OMB Director on FY 2016 DOE Funding Bill and Republican Spending Plan

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Publication date: 
24 April 2015
Number: 
55

The Director of the Office of Management and Budget (OMB) of the Executive Office of the President has issued two statements this week expressing concern about FY 2016 House Republican spending plans.  Among his concerns are funding reductions that could result in “thousands fewer scientific and medical research awards and grants” when compared to President Obama’s budget request.

OMB Director Shaun Donovan commented on these funding plans before and after House Appropriators met Wednesday to approve the FY 2016 Energy and Water Development Appropriations Bill.  The bill would increase funding for the DOE Office of Science by 0.6 percent, with a recommended 8.2 percent increase for the National Nuclear Security Administration.  During this markup session House appropriators also divided up the FY 2016 budget among the twelve subcommittees.  These subcommittee allocations are critically important in shaping individual program budget levels.

In advance of Wednesday’s session, Donovan wrote to House Appropriations Committee Chairman Harold Rogers (R-KY) about the proposed Energy and Water Development Appropriations Bill.  In his April 21 letter, Donovan expressed concern about the overall House Republican spending plan “which would lock in sequestration funding levels for FY 2016.”  He continued, “The Republicans’ 2016 budget framework would bring base discretionary funding for both defense and non-defense to the lowest levels in a decade.”  Donovan stated that Obama was “not willing to lock in sequestration going forward.”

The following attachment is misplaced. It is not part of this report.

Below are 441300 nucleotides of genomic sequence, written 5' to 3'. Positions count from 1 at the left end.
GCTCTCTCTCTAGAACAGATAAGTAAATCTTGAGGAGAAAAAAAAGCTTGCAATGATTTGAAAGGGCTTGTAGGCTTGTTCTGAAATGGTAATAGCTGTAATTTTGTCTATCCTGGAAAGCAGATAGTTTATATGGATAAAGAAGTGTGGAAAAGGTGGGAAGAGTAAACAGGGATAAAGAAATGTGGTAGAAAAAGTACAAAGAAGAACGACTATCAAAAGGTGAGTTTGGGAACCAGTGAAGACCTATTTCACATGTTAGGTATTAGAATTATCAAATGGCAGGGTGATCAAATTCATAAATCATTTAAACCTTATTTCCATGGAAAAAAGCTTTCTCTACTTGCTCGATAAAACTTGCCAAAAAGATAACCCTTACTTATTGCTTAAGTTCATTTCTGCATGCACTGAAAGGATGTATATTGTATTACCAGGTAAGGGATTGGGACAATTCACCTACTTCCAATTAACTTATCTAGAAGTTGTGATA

Commenting specifically on the proposed bill, Donovan wrote:

“Overall, according to the Subcommittee, this bill reduces funding by about $600 million, or about two percent, below the President's Budget. The bill slashes support for U.S. innovators -- scientists, engineers, and entrepreneurs pioneering new clean energy technologies that will spur America's long-term economic competitiveness and strengthen America's leadership on energy innovation. In addition, developing these cost-effective technologies will help us tackle the threat of climate change, which is not just a moral but also a fiscal and economic imperative. Any strategy that dials down investment in climate solutions and climate preparedness simply dials up the likely future toll on our budget and economy from the impacts of climate change.”

Donovan cites the bill’s 40 percent reduction to the budget for the DOE Office of Energy Efficiency and Renewable Energy and 14 percent funding reduction for the Advanced Research Projects Agency - Energy as compared to the Administration’s request. 

Donovan’s second statement, posted on April 22 on the OMB website, comments on the subcommittee funding allocations that were approved that day. Donovan explains that the allocation for the Labor, Health and Human Services and Education Subcommittee is 8.7 percent less than the Administration’s FY 2016 request.  This subcommittee provides funding for the National Institutes of Health.  Funding for the Commerce, Justice, Science Appropriations Subcommittee, with jurisdiction over the National Science Foundation, NASA, and National Institute of Standards and Technology is 1.3 percent less than the Administration’s request.